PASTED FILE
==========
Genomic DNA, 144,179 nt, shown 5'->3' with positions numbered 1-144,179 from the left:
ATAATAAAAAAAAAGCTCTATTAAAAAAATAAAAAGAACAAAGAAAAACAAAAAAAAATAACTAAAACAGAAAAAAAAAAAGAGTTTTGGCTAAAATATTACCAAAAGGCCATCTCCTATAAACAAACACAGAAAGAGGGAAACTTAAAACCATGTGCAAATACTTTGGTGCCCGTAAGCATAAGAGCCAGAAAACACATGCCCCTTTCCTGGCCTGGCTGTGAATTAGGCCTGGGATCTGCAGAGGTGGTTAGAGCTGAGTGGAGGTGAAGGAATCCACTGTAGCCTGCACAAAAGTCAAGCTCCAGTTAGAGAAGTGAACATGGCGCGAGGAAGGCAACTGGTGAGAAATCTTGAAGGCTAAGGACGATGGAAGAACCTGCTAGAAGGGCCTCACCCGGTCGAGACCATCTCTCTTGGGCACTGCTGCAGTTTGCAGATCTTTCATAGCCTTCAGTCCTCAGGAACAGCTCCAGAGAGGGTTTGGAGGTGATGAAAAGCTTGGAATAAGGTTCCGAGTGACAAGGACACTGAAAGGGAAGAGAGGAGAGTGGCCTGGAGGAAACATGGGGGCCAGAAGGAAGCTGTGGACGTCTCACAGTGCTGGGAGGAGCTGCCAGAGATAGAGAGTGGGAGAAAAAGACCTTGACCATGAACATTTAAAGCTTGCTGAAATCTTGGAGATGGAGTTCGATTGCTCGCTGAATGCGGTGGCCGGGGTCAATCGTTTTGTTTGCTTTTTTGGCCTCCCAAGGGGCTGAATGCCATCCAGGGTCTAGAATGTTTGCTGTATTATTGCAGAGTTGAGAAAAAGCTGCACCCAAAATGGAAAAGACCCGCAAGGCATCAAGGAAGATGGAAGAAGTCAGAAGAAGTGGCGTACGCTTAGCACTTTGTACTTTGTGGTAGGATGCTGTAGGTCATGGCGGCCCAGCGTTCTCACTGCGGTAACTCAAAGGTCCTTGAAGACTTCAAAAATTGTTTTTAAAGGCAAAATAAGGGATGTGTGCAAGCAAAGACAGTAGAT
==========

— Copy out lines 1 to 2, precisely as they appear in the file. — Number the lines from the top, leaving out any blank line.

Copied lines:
Genomic DNA, 144,179 nt, shown 5'->3' with positions numbered 1-144,179 from the left:
ATAATAAAAAAAAAGCTCTATTAAAAAAATAAAAAGAACAAAGAAAAACAAAAAAAAATAACTAAAACAGAAAAAAAAAAAGAGTTTTGGCTAAAATATTACCAAAAGGCCATCTCCTATAAACAAACACAGAAAGAGGGAAACTTAAAACCATGTGCAAATACTTTGGTGCCCGTAAGCATAAGAGCCAGAAAACACATGCCCCTTTCCTGGCCTGGCTGTGAATTAGGCCTGGGATCTGCAGAGGTGGTTAGAGCTGAGTGGAGGTGAAGGAATCCACTGTAGCCTGCACAAAAGTCAAGCTCCAGTTAGAGAAGTGAACATGGCGCGAGGAAGGCAACTGGTGAGAAATCTTGAAGGCTAAGGACGATGGAAGAACCTGCTAGAAGGGCCTCACCCGGTCGAGACCATCTCTCTTGGGCACTGCTGCAGTTTGCAGATCTTTCATAGCCTTCAGTCCTCAGGAACAGCTCCAGAGAGGGTTTGGAGGTGATGAAAAGCTTGGAATAAGGTTCCGAGTGACAAGGACACTGAAAGGGAAGAGAGGAGAGTGGCCTGGAGGAAACATGGGGGCCAGAAGGAAGCTGTGGACGTCTCACAGTGCTGGGAGGAGCTGCCAGAGATAGAGAGTGGGAGAAAAAGACCTTGACCATGAACATTTAAAGCTTGCTGAAATCTTGGAGATGGAGTTCGATTGCTCGCTGAATGCGGTGGCCGGGGTCAATCGTTTTGTTTGCTTTTTTGGCCTCCCAAGGGGCTGAATGCCATCCAGGGTCTAGAATGTTTGCTGTATTATTGCAGAGTTGAGAAAAAGCTGCACCCAAAATGGAAAAGACCCGCAAGGCATCAAGGAAGATGGAAGAAGTCAGAAGAAGTGGCGTACGCTTAGCACTTTGTACTTTGTGGTAGGATGCTGTAGGTCATGGCGGCCCAGCGTTCTCACTGCGGTAACTCAAAGGTCCTTGAAGACTTCAAAAATTGTTTTTAAAGGCAAAATAAGGGATGTGTGCAAGCAAAGACAGTAGAT